GOP leaders struggle to whip moderates into line on tax cut

Hastert team delays late vote in House, works to muster a majority

July 22, 1999|By Karen Hosler | Karen Hosler,SUN NATIONAL STAFF

WASHINGTON -- Lacking the votes to pass their $792 billion tax cut, House Republican leaders delayed bringing it to the floor last night as they worked to overcome opposition from recalcitrant moderates in their own party.

Working behind closed doors late into the evening, they were making last-minute changes in an effort to soften GOP resistance to the bill, the centerpiece of the Republican agenda for this Congress.

With only a 222-to-211 margin over the Democrats who are united in opposition to the measure, House Speaker Dennis Hastert and his lieutenants could not afford more than a handful of defections. Nor could they afford another embarrassing defeat that would call into question their ability to lead the House.

They leaned hard on their troops.

"You always know how many horses you have in the herd; it's just a question of how long it takes to get them into the barn," said House Majority Leader Dick Armey.

Highlighting the House GOP tax bill is a 10 percent across-the-board reduction in individual income tax rates. In addition, the measure would cut the rate on the capital gains tax and reduce the "marriage penalty" on two-income couples.

The bill includes an array of other tax cuts and credits for businesses and individuals, including breaks for retirement and education savings, and deductions for health insurance premiums. It would phase out the estate tax over the next decade.

"We want to make sure dollars, decisions and freedoms stay in the hands of every American," said Hastert, who worked nearly around the clock to keep his rebellious troops in line.

President Clinton has vowed to veto the bill, which would be the biggest tax cut since early in the Reagan administration, if it reaches his desk.

"I will not allow a risky plan to become law," Clinton said at a news conference yesterday.

A stubborn band of Republican moderates, including Rep. Constance A. Morella of Montgomery County, agreed with Clinton that the tax cut would be much too large. They say it would gobble up nearly all the $1 trillion surplus, leaving too little for government spending and paying down the debt.

Some of the moderates have been pressing for a tax cut of $500 billion.

In a last-minute concession to secure moderate votes, House leaders worked on a plan last night that would condition annual increments in the 10 percent rate cut, which would be phased in over a decade, on year-by-year progress on debt reduction.

But as the Republican campaign went on, Clinton stepped up his arguments that the GOP cut would be not only too deep, it would be too risky if the economy soured.

"It's helpful to remember the recent past," the president told reporters, recalling that six years ago the federal budget was in the red by $290 billion and the unemployment rate was averaging about 7 percent.

Now, with a general fund surplus estimated at $1 trillion over the next decade, Clinton said the choice was "whether to move forward with fiscal discipline or return to the kind of risk-taking that put us under recessions and deficits before."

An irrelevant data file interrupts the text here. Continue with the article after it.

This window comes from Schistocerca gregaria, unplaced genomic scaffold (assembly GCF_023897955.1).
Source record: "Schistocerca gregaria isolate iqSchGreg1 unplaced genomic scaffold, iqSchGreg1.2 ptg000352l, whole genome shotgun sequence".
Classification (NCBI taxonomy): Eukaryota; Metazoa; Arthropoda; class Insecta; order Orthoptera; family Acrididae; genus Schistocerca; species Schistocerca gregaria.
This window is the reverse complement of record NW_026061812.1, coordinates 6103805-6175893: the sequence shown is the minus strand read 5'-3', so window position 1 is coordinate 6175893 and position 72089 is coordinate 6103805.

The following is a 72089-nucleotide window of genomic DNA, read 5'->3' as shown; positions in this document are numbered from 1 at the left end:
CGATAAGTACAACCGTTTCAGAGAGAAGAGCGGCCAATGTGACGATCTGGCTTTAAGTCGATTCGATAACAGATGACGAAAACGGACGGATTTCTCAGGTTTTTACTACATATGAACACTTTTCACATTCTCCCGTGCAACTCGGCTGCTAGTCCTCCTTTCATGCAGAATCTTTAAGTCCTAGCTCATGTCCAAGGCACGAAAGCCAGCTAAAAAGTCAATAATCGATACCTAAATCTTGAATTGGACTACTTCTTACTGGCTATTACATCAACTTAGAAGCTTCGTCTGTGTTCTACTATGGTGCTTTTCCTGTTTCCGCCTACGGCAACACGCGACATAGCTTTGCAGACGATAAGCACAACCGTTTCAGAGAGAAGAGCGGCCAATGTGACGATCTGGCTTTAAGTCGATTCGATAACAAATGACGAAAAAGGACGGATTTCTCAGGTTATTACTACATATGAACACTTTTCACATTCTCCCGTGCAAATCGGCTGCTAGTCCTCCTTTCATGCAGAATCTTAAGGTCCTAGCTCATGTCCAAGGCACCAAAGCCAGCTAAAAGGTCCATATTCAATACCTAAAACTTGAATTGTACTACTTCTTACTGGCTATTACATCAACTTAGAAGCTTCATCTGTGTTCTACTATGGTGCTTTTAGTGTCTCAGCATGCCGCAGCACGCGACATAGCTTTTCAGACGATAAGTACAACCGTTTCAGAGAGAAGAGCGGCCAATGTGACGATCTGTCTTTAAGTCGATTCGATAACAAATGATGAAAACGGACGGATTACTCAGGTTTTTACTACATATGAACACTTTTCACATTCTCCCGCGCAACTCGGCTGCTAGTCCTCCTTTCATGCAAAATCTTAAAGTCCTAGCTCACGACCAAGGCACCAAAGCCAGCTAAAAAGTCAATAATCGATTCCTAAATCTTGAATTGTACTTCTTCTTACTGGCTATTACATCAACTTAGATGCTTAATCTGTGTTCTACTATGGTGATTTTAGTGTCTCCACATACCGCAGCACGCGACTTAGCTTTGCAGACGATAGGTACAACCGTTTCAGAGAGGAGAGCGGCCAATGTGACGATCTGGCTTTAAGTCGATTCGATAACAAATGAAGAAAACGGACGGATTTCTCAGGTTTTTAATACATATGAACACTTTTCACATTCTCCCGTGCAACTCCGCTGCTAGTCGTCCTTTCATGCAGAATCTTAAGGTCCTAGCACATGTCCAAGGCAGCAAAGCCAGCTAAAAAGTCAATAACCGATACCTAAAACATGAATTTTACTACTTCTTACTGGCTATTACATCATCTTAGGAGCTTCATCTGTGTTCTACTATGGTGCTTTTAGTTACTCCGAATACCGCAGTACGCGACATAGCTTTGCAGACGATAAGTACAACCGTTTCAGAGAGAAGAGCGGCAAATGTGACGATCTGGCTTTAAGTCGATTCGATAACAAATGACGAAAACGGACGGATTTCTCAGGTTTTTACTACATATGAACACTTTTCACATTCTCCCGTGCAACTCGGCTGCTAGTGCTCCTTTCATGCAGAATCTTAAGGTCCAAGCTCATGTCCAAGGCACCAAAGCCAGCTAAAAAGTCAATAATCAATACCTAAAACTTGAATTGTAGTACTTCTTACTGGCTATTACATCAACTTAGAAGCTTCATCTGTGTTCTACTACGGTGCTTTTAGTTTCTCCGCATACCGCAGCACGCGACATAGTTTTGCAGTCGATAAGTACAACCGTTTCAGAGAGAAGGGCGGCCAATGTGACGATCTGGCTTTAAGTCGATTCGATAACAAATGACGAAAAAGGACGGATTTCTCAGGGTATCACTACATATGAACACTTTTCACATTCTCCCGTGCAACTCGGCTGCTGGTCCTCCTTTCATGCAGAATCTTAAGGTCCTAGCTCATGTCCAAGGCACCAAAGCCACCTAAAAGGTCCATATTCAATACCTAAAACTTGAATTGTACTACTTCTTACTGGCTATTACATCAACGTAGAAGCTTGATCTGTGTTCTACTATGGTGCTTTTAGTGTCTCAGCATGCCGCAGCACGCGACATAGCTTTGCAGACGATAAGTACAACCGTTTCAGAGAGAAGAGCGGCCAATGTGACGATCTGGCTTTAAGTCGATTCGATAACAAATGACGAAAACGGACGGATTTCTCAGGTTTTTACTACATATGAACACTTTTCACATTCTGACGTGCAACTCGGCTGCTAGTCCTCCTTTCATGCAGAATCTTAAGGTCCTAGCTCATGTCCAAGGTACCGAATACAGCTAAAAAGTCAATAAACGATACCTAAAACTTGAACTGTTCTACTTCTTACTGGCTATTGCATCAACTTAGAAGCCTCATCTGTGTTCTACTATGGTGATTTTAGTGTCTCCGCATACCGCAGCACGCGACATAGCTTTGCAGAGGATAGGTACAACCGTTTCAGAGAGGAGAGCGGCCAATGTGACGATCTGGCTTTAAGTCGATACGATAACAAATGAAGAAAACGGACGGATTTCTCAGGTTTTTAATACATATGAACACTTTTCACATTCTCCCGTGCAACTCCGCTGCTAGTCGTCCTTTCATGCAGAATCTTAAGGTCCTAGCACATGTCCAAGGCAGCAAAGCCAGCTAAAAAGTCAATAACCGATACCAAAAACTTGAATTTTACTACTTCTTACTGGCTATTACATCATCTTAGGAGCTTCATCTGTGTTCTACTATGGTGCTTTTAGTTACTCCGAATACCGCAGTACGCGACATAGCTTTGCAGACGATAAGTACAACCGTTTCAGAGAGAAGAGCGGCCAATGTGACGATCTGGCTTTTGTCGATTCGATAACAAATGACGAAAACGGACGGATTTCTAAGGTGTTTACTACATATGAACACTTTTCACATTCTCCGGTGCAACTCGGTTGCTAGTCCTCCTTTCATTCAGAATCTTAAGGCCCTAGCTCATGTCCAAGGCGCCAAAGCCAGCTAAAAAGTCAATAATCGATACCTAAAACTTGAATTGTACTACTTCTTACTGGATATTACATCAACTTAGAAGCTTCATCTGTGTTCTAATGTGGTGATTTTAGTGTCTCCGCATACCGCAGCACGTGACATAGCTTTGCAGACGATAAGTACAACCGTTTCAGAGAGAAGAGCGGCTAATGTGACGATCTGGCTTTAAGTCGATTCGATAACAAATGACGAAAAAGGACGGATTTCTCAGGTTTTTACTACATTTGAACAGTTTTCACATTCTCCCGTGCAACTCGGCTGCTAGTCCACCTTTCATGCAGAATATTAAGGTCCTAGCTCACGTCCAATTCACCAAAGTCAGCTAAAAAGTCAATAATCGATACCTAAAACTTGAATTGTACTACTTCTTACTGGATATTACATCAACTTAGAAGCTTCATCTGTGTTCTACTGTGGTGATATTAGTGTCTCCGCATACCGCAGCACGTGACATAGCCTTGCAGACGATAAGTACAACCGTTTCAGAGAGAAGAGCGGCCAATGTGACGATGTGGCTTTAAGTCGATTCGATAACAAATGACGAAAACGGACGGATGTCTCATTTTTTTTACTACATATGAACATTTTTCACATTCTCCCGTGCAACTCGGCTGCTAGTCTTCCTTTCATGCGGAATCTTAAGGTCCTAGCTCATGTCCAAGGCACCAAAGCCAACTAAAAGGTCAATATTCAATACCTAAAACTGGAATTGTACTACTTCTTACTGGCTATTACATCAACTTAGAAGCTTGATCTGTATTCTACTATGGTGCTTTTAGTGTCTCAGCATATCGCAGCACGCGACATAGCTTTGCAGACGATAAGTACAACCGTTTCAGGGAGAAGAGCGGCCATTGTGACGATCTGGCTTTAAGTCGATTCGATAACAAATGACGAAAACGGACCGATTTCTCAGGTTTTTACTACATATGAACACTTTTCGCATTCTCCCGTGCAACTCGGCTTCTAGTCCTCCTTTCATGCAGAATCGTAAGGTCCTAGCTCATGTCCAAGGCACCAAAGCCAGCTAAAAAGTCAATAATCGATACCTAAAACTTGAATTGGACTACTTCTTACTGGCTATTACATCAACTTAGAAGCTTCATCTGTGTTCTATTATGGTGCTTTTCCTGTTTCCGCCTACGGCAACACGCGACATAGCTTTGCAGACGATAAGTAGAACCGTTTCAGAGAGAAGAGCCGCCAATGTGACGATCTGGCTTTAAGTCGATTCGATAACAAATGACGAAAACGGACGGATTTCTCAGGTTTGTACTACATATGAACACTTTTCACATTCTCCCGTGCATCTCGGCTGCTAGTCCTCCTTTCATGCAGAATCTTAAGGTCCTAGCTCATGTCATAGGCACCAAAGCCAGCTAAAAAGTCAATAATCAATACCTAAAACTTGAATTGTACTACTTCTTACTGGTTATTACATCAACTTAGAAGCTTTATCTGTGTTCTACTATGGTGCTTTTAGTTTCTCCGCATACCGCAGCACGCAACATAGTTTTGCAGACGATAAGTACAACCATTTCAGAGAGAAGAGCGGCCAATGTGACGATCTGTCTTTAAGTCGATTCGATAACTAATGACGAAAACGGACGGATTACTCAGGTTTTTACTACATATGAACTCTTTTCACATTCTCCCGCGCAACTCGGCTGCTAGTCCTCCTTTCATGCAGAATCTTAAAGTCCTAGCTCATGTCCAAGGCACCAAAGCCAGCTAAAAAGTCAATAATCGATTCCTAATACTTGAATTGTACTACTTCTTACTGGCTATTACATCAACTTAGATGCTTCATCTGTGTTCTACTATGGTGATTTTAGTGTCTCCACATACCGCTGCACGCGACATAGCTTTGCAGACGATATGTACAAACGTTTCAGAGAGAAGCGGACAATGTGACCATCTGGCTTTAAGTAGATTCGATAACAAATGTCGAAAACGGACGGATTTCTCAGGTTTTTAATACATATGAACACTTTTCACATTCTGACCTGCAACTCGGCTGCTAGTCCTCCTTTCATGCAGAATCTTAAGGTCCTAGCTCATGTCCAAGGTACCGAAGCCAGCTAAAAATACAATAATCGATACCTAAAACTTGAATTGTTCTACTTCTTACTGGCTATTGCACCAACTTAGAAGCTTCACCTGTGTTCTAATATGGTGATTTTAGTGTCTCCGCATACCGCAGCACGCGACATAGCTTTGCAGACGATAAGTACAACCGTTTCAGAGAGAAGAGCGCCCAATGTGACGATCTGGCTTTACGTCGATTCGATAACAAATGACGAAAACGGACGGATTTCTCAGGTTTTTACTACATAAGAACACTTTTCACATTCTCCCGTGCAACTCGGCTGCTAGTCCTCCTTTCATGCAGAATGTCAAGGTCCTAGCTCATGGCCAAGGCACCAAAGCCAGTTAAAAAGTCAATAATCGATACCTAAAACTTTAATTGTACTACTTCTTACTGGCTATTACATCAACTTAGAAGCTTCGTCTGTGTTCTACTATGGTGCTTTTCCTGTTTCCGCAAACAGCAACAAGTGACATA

Republicans responded with a new Congressional Budget Office study that found their proposal would reduce the debt more than the $250 billion tax cut plan Clinton proposed and would produce larger surpluses even while cutting taxes more deeply.

The Republicans and the White House would use all of a nearly $2 trillion surplus in Social Security taxes to reduce national debt held by the public. In theory, the savings on interest payments would be used for Social Security benefits when necessary. Each side questions the other's intentions.

"If the White House would like to have a knock-down, drag-out war with us, we are very pleased to have a war," declared Republican Sen. Pete V. Domenici of New Mexico.

The Senate Finance Committee approved its version of a $792 billion tax cut bill yesterday, picking up support from all the committee Republicans and two Democrats.

Clinton also contended that the GOP tax cut would take so much of the surplus that Congress would be unable to lift the spending ceilings imposed in 1997 that are squeezing the budget so tightly GOP leaders can't pass appropriations bills within those limits.

The 1997 balanced budget law, passed at a time of substantial deficits, requires spending ceilings to continue dropping each year, despite the sudden development of the growing surplus.

What's more, Clinton said the Republican plan does nothing to shore up Social Security for the drain expected when baby boomers begin to retire, or to provide prescription drugs benefits for Medicare beneficiaries.

As GOP leaders tried yesterday to return their rebels to the fold, they made the pitch that the bill would be much changed before the process ends.

"Everyone understands that this is only an opening gambit," said Maryland Rep. Robert L. Ehrlich Jr., a Baltimore County Republican who is part of the GOP whip operation, which is trying to win over moderates who supported a tax cut in the range of $500 billion.

"We want to start out with the strongest possible negotiating position," Ehrlich said.

That logic didn't work with Morella, who said she would not support a bill with the larger price tag in expectation that the compromise would be much lower.

"It wouldn't be honest for me to do that, and it wouldn't work in my district," she said. In affluent Montgomery, she said, there is less enthusiasm for tax cuts than for government spending.

"In my district, they think, `If you're cutting taxes, you must be depriving us of something,' " Morella said.

Pub Date: 7/22/99

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